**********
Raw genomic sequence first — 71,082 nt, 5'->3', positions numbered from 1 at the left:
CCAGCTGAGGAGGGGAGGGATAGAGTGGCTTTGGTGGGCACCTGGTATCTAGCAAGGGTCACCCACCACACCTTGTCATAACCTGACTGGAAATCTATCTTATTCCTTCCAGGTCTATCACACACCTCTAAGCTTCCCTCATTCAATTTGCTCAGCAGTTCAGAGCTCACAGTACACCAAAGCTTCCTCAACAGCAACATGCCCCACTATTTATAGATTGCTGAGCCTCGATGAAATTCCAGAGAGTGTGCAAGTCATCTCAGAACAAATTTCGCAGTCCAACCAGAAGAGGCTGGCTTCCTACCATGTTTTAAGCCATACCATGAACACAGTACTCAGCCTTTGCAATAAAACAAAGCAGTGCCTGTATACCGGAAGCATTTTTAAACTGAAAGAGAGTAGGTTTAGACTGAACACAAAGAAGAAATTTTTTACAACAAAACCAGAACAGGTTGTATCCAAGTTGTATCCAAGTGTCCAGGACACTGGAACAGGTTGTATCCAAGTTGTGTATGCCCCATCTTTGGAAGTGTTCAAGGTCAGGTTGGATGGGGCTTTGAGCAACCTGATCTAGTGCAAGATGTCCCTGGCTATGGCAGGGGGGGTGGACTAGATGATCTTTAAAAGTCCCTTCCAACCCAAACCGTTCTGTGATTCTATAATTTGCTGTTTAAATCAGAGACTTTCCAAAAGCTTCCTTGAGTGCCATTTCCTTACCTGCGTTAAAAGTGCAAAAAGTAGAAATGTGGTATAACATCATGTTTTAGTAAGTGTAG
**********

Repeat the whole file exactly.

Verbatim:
Raw genomic sequence first — 71,082 nt, 5'->3', positions numbered from 1 at the left:
CCAGCTGAGGAGGGGAGGGATAGAGTGGCTTTGGTGGGCACCTGGTATCTAGCAAGGGTCACCCACCACACCTTGTCATAACCTGACTGGAAATCTATCTTATTCCTTCCAGGTCTATCACACACCTCTAAGCTTCCCTCATTCAATTTGCTCAGCAGTTCAGAGCTCACAGTACACCAAAGCTTCCTCAACAGCAACATGCCCCACTATTTATAGATTGCTGAGCCTCGATGAAATTCCAGAGAGTGTGCAAGTCATCTCAGAACAAATTTCGCAGTCCAACCAGAAGAGGCTGGCTTCCTACCATGTTTTAAGCCATACCATGAACACAGTACTCAGCCTTTGCAATAAAACAAAGCAGTGCCTGTATACCGGAAGCATTTTTAAACTGAAAGAGAGTAGGTTTAGACTGAACACAAAGAAGAAATTTTTTACAACAAAACCAGAACAGGTTGTATCCAAGTTGTATCCAAGTGTCCAGGACACTGGAACAGGTTGTATCCAAGTTGTGTATGCCCCATCTTTGGAAGTGTTCAAGGTCAGGTTGGATGGGGCTTTGAGCAACCTGATCTAGTGCAAGATGTCCCTGGCTATGGCAGGGGGGGTGGACTAGATGATCTTTAAAAGTCCCTTCCAACCCAAACCGTTCTGTGATTCTATAATTTGCTGTTTAAATCAGAGACTTTCCAAAAGCTTCCTTGAGTGCCATTTCCTTACCTGCGTTAAAAGTGCAAAAAGTAGAAATGTGGTATAACATCATGTTTTAGTAAGTGTAG